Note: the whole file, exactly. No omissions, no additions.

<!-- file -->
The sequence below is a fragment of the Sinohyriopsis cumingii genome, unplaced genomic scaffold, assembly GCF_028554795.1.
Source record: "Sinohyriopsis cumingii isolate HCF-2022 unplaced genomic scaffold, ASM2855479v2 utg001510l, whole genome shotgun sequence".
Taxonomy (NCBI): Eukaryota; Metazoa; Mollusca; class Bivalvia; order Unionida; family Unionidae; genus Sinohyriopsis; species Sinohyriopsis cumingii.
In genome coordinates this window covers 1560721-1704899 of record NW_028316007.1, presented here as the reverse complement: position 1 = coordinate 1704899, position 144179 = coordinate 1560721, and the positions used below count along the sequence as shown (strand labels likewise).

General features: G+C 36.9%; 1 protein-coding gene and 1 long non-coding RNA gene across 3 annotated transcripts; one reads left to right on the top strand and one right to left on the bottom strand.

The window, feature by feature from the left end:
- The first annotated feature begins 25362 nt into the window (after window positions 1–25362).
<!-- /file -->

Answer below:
The sequence below is a fragment of the Sinohyriopsis cumingii genome, unplaced genomic scaffold, assembly GCF_028554795.1.
Source record: "Sinohyriopsis cumingii isolate HCF-2022 unplaced genomic scaffold, ASM2855479v2 utg001510l, whole genome shotgun sequence".
Taxonomy (NCBI): Eukaryota; Metazoa; Mollusca; class Bivalvia; order Unionida; family Unionidae; genus Sinohyriopsis; species Sinohyriopsis cumingii.
In genome coordinates this window covers 1560721-1704899 of record NW_028316007.1, presented here as the reverse complement: position 1 = coordinate 1704899, position 144179 = coordinate 1560721, and the positions used below count along the sequence as shown (strand labels likewise).

General features: G+C 36.9%; 1 protein-coding gene and 1 long non-coding RNA gene across 3 annotated transcripts; one reads left to right on the top strand and one right to left on the bottom strand.

The window, feature by feature from the left end:
- The first annotated feature begins 25362 nt into the window (after window positions 1–25362).